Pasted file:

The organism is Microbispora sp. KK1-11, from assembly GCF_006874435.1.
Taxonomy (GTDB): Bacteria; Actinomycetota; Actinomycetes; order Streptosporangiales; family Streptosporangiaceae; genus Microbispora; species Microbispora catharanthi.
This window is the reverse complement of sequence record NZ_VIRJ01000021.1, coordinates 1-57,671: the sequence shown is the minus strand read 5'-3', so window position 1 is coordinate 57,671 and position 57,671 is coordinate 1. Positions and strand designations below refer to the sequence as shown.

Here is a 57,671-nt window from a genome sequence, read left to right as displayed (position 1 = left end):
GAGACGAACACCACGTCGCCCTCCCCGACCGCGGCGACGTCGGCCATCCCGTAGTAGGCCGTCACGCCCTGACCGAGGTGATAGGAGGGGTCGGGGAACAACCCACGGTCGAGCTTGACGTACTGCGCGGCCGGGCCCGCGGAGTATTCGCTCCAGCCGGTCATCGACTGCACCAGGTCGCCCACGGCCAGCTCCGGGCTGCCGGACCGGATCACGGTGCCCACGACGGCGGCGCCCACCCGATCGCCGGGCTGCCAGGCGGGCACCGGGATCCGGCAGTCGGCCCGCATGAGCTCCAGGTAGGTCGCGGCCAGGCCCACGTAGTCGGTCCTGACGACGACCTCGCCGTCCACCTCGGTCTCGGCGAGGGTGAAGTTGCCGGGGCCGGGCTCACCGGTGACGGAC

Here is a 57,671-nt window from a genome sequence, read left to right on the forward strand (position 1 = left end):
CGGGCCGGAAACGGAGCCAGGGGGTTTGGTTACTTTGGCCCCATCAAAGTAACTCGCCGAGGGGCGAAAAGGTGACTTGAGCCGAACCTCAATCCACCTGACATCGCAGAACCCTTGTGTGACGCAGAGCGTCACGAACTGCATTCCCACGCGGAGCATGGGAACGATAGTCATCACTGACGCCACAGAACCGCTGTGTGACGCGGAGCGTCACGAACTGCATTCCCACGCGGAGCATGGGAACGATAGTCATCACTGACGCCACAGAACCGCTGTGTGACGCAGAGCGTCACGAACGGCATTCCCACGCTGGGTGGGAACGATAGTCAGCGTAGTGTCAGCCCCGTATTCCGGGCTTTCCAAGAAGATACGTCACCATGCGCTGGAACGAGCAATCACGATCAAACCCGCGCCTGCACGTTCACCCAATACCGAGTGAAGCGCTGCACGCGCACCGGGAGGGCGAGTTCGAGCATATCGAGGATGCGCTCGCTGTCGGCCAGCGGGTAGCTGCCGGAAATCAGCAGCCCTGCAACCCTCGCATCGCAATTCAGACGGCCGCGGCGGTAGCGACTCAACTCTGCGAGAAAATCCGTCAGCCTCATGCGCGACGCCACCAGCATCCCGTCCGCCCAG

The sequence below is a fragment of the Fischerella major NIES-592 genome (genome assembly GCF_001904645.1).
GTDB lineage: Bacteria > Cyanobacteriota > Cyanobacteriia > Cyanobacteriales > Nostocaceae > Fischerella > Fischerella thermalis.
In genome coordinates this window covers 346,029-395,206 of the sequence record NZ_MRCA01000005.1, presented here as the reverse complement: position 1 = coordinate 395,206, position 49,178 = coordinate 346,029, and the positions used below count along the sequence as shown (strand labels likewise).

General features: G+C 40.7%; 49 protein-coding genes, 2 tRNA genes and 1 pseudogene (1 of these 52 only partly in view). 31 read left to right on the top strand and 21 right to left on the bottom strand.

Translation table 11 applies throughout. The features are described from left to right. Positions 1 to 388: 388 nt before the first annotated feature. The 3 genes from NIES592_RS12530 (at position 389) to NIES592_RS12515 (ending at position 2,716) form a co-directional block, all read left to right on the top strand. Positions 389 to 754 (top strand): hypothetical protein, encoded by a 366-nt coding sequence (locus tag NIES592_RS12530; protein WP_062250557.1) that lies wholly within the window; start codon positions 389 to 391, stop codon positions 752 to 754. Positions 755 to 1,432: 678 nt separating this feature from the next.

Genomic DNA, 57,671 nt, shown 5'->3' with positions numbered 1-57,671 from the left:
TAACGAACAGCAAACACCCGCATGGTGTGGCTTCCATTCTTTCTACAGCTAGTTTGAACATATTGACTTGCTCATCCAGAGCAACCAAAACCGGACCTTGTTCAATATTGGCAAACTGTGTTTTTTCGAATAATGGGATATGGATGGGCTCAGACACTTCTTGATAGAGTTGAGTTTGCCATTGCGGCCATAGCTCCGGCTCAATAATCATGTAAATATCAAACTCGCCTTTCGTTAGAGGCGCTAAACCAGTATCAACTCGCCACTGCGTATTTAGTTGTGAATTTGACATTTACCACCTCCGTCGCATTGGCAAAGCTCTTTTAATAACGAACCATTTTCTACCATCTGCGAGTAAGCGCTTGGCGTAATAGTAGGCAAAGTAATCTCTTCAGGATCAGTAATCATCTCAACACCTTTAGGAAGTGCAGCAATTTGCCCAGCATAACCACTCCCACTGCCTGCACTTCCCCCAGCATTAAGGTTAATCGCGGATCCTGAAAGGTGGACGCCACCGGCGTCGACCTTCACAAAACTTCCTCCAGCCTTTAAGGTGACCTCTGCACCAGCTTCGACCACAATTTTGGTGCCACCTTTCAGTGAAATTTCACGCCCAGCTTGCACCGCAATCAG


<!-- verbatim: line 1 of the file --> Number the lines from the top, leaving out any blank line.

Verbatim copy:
The organism is Microbispora sp. KK1-11, from assembly GCF_006874435.1.